Tuesday, February 16, 2016


The better you are at karate the less you want to fight.

This type of phrase gets thrown around a lot not just in karate circles, but also in other martial arts as well. I believe it's true, but I'm often disturbed by how people interpret these sayings. I don't believe it has anything to do with becoming an invincible deadly karate monster. I don't believe it has anything to do with how strong you are, but about learning how weak you are.

There is definitely an aspect of not wanting to hurt other people, because of the consequences. Legal, moral and mental repercussions of a brief violent encounter can last the rest of your life, even if the rest of your life is the few minutes it takes to bleed out after the event.

Karate teaches a person how to break someone by attacking the anatomical weak points of the human body by using leverage, geometry and physics. The reason the weak points are attacked is because they are weak. They are easy to destroy even by accident and they can cripple. Who recovers fully from a torn ACL (anterior cruciate ligament)? No one. A karateka has these exact same weak points. Anyone with reasonable health and mobility can break these without any sort of special training.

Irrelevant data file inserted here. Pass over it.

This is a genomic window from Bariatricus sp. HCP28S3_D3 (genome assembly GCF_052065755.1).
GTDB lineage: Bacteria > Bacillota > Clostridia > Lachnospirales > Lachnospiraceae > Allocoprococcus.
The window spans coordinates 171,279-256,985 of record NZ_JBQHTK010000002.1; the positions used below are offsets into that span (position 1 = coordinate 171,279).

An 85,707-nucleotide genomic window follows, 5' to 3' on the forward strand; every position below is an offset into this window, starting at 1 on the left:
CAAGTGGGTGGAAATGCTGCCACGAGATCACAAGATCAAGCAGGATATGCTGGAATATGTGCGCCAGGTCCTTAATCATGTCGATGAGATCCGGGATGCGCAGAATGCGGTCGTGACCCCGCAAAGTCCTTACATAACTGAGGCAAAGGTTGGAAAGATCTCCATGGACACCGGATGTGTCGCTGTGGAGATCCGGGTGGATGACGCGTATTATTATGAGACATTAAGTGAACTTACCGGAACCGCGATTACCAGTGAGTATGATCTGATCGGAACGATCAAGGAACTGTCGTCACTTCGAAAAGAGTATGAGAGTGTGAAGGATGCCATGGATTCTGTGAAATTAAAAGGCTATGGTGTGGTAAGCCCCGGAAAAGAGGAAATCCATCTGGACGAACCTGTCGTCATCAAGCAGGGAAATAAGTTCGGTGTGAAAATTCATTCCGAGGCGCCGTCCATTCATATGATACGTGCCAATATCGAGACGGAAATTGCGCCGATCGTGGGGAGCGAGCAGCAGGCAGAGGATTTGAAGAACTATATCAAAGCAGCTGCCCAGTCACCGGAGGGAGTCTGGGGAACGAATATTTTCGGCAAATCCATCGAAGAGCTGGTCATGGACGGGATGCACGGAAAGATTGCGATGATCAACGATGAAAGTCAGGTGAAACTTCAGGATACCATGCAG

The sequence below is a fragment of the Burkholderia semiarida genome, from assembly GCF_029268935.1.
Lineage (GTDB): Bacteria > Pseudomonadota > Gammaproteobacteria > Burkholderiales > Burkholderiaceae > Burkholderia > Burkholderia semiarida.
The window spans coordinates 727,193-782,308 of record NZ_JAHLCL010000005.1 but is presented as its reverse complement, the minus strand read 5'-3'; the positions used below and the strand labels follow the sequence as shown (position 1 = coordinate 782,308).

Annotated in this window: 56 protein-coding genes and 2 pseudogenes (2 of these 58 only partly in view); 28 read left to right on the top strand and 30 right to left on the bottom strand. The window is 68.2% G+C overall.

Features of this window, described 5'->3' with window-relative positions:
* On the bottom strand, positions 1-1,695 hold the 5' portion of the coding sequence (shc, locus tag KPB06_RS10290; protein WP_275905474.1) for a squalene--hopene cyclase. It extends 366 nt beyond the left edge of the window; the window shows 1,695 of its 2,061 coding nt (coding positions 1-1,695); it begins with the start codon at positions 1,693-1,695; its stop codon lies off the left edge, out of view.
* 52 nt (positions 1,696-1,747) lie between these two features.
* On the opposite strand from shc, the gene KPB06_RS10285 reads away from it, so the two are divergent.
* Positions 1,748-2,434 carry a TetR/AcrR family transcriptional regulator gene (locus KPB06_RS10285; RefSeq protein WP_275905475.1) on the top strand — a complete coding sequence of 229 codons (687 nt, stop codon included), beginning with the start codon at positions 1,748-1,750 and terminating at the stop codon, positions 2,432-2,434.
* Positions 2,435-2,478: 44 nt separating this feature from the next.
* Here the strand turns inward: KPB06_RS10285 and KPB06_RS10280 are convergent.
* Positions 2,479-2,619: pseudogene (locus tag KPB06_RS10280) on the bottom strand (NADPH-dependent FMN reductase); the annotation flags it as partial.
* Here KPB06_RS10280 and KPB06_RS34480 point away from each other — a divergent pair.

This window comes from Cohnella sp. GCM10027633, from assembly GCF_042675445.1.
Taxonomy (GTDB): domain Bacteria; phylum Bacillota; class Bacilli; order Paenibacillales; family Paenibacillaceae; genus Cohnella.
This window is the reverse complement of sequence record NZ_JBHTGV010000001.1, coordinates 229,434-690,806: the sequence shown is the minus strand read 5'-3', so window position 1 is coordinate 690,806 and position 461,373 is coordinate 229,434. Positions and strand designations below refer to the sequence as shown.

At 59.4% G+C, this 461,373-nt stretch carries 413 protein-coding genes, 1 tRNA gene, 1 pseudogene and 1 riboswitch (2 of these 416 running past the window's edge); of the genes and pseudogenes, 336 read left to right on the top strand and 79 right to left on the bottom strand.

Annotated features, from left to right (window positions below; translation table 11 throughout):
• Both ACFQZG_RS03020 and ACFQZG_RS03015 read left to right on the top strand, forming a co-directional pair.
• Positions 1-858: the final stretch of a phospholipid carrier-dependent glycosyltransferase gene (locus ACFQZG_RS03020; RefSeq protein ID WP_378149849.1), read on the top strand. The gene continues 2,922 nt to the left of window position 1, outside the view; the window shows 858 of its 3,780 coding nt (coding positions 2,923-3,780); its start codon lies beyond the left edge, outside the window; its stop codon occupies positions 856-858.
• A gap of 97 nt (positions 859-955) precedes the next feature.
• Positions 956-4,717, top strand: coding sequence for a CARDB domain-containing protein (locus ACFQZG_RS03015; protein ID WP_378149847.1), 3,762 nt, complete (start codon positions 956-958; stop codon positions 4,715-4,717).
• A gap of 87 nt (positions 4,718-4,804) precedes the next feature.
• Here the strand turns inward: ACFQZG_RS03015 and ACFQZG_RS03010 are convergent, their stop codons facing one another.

Violent encounters are a gamble where death is always on the table. No matter how skilled, strong, fast, mean or well prepared you may be, you can still die. The United States has arguably the most powerful military on the planet. Yet, service members still die in combat, because violence can be a coin flip. What's the best way not to lose in a Casino? Don't gamble.

This is why the more I learn about karate, the more I avoid violence.